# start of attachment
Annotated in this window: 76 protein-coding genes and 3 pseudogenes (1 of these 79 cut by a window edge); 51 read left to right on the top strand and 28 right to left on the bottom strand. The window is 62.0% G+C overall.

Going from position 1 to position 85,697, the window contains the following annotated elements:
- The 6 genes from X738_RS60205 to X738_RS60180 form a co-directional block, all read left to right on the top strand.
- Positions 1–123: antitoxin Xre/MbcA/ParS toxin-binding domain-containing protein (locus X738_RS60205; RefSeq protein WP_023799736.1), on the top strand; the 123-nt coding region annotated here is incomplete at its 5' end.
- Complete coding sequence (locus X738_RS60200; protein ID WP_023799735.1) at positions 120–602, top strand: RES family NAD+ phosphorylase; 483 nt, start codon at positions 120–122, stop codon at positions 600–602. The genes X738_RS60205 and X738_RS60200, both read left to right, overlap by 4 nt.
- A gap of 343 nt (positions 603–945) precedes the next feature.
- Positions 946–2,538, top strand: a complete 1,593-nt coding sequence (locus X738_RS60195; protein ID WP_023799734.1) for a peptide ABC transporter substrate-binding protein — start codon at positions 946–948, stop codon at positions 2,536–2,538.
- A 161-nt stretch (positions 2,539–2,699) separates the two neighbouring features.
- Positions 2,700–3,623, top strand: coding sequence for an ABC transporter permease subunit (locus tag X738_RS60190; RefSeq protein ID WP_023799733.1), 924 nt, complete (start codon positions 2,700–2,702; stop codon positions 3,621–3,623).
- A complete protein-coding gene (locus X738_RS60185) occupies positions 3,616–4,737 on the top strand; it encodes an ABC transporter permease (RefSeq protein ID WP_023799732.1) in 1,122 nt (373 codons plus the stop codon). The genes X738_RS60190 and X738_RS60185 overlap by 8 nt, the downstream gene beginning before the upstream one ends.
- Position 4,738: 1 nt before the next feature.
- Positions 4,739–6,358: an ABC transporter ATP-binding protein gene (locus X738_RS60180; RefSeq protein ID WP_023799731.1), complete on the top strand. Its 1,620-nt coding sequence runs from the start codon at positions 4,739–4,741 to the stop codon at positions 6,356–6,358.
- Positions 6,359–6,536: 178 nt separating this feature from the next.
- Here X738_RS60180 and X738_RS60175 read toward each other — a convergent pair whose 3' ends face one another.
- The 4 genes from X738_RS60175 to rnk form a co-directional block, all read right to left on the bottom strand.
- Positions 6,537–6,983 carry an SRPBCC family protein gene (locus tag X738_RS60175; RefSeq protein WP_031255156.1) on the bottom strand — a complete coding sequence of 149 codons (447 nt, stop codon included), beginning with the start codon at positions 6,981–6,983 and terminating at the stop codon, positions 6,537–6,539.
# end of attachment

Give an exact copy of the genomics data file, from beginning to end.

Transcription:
Annotated in this window: 76 protein-coding genes and 3 pseudogenes (1 of these 79 cut by a window edge); 51 read left to right on the top strand and 28 right to left on the bottom strand. The window is 62.0% G+C overall.

Going from position 1 to position 85,697, the window contains the following annotated elements:
- The 6 genes from X738_RS60205 to X738_RS60180 form a co-directional block, all read left to right on the top strand.
- Positions 1–123: antitoxin Xre/MbcA/ParS toxin-binding domain-containing protein (locus X738_RS60205; RefSeq protein WP_023799736.1), on the top strand; the 123-nt coding region annotated here is incomplete at its 5' end.
- Complete coding sequence (locus X738_RS60200; protein ID WP_023799735.1) at positions 120–602, top strand: RES family NAD+ phosphorylase; 483 nt, start codon at positions 120–122, stop codon at positions 600–602. The genes X738_RS60205 and X738_RS60200, both read left to right, overlap by 4 nt.
- A gap of 343 nt (positions 603–945) precedes the next feature.
- Positions 946–2,538, top strand: a complete 1,593-nt coding sequence (locus X738_RS60195; protein ID WP_023799734.1) for a peptide ABC transporter substrate-binding protein — start codon at positions 946–948, stop codon at positions 2,536–2,538.
- A 161-nt stretch (positions 2,539–2,699) separates the two neighbouring features.
- Positions 2,700–3,623, top strand: coding sequence for an ABC transporter permease subunit (locus tag X738_RS60190; RefSeq protein ID WP_023799733.1), 924 nt, complete (start codon positions 2,700–2,702; stop codon positions 3,621–3,623).
- A complete protein-coding gene (locus X738_RS60185) occupies positions 3,616–4,737 on the top strand; it encodes an ABC transporter permease (RefSeq protein ID WP_023799732.1) in 1,122 nt (373 codons plus the stop codon). The genes X738_RS60190 and X738_RS60185 overlap by 8 nt, the downstream gene beginning before the upstream one ends.
- Position 4,738: 1 nt before the next feature.
- Positions 4,739–6,358: an ABC transporter ATP-binding protein gene (locus X738_RS60180; RefSeq protein ID WP_023799731.1), complete on the top strand. Its 1,620-nt coding sequence runs from the start codon at positions 4,739–4,741 to the stop codon at positions 6,356–6,358.
- Positions 6,359–6,536: 178 nt separating this feature from the next.
- Here X738_RS60180 and X738_RS60175 read toward each other — a convergent pair whose 3' ends face one another.
- The 4 genes from X738_RS60175 to rnk form a co-directional block, all read right to left on the bottom strand.
- Positions 6,537–6,983 carry an SRPBCC family protein gene (locus tag X738_RS60175; RefSeq protein WP_031255156.1) on the bottom strand — a complete coding sequence of 149 codons (447 nt, stop codon included), beginning with the start codon at positions 6,981–6,983 and terminating at the stop codon, positions 6,537–6,539.